The Chinese yuan plummeted against the U.S. dollar on Monday. Beijing announced a modest 5% economic growth target for 2023. Consequently, the offshore yuan dropped by as much as 0.8%. It exchanged hands at 6.949 per dollar at last. At the same time, the Australian dollar plunged by 0.7% to $0.672. Market players often trade the Aussie as a liquid proxy for the Chinese currency. Thus, the yuan’s price fluctuations influence it, as well.
On Monday, the Japanese yen declined by 0.24%. It traded at 136.15 per dollar at last. Investors are waiting for the results of the final policy meeting on Friday. That will be the last meeting for Bank of Japan Governor Haruhiko Kuroda. His successor will take the post soon.
Despite that decline of some major currencies, the dollar index remained flat on the day, standing at 104.63. It managed to recover from a low of 104.34 but didn’t gain much. The index ended last week with the first weekly loss since January.
Today, traders displayed a bit more stability as they anticipated Federal Reserve Chair Jerome Powell’s testimony, as well as the upcoming February jobs, report due to be released at the end of the week. Nevertheless, experts cautioned that this report could affect the Fed’s future actions, such as the extent of rate hikes.
The USCB has already increased its rates by 25 basis points at its last two meetings. The mood on the markets remained positive, though, as strong data assured investors that the United States economy was still far from recession. This news also contributed belief that the Fed might continue with its aggressive tightening policy.
According to polls, the probability of the agency delivering 25 basis point wage increases at the meeting scheduled for March 22nd stands at 76%, while a 50-bps wage hike has a 24% chance. Investors will be closely watching Fed Jerome Powell’s testimony to Congress on Tuesday, Wednesday and the February jobs report that is due to be published on Friday.
Jane Foley, a currency strategist from Rabobank, remarked that this week’s payroll figures would be the most influential in determining whether the markets should maintain their February stance of sustained higher rates or not. If the economy is decelerating, the agency is likely to forgo an excessive increase.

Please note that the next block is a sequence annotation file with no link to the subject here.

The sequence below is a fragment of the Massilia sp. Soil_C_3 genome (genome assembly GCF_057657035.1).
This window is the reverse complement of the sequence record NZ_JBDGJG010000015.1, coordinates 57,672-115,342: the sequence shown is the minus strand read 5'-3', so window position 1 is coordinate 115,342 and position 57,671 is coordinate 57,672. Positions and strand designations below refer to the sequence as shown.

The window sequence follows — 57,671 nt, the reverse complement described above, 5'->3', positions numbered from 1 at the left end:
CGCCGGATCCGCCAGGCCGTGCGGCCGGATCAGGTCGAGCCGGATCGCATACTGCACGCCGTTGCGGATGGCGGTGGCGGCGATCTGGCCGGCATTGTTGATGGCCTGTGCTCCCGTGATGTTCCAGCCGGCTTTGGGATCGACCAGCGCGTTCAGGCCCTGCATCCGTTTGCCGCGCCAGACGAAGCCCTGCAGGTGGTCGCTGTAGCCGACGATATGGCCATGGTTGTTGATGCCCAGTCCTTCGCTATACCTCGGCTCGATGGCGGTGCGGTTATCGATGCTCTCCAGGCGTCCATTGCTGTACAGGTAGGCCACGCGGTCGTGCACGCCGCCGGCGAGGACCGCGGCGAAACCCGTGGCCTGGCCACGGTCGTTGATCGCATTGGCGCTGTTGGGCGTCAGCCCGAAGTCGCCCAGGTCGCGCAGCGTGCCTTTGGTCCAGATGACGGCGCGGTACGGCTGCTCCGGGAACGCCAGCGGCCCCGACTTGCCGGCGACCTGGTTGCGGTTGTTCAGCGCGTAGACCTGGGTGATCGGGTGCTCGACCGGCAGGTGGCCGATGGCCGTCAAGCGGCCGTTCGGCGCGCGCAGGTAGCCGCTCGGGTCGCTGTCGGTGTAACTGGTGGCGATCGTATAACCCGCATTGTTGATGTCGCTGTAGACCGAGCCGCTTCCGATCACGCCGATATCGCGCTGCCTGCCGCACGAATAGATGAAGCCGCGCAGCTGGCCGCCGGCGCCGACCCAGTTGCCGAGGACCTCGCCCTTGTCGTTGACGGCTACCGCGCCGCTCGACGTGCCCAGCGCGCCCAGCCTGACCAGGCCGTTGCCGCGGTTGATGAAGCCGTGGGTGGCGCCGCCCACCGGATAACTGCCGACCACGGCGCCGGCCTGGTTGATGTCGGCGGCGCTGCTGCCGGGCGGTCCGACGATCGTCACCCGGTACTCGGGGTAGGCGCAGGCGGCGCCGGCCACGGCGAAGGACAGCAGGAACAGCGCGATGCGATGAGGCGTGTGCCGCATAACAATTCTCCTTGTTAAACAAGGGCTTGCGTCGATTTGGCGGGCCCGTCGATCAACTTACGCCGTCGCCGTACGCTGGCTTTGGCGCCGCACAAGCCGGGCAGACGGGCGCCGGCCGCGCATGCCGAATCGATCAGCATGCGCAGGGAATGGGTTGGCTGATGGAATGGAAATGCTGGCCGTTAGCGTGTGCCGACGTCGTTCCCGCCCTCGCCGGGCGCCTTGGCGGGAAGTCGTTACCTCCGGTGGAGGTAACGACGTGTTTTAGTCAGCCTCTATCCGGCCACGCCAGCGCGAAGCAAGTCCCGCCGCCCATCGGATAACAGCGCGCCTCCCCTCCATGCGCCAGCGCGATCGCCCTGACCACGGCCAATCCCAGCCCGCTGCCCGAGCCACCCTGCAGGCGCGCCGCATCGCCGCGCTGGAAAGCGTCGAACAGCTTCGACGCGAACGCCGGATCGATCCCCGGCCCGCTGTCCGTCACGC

Last month, the monthly employment report for January showed rapid job growth, along with sustained wage inflation. Business activity and consumer spending readings were also positive. This news convinced traders that the Fed wouldn’t have reason to cut rates in 2023.
Thanks to such data, the greenback has rallied by almost 2% since then. Meanwhile, the Japanese yen has shaved off nearly 5% against the dollar at the same time.
In Europe, the common currency remained flat at $1.0635 on Monday. Since early February, the euro has also tumbled by approximately 3% against the U.S. dollar. The British pound declined by 0.4% at $1.200, as well.
Friday’s weekly futures data indicated that investors had accumulated the largest bullish stance on the euro in over two years. That bolstered the single currency to nine-month peaks in February. However, now the euro is vulnerable in the face of a sharp sell-off.
Most Asian currencies soared today against the U.S. dollar. The Indian rupee and the South Korean won gained the most in the region. Overall, the rupee jumped by 0.2%, hitting its highest level since February 2. At the same time, the S. Korean won surged forward by 0.5%. Malaysian ringgit also added 0.5%.
However, the Singapore dollar and Philippine peso traded flat on Monday. China’s modest economic growth target influenced emerging currencies. Investors expected at least a 6% target instead of delivering 5%.
Market analysts at UOB noted that even though Chinese officials were suggesting that the country’s economy was steadily improving after the relaxation of coronavirus control measures, the government set an underwhelming target.
Still, China is moving to coronavirus endemicity at last. Thus, it will spend fewer resources on virus containment and testing. Analysts believe Beijing’s fiscal and monetary policy’s effectiveness will improve over time.
On Monday, most stock markets in Asia tracked Wall Street, trading in the green. Shares in Manila and Mumbai rallied by 1.12% and 1.03%, respectively. But in Kuala Lumpur and Jakarta, stocks moved insignificantly.
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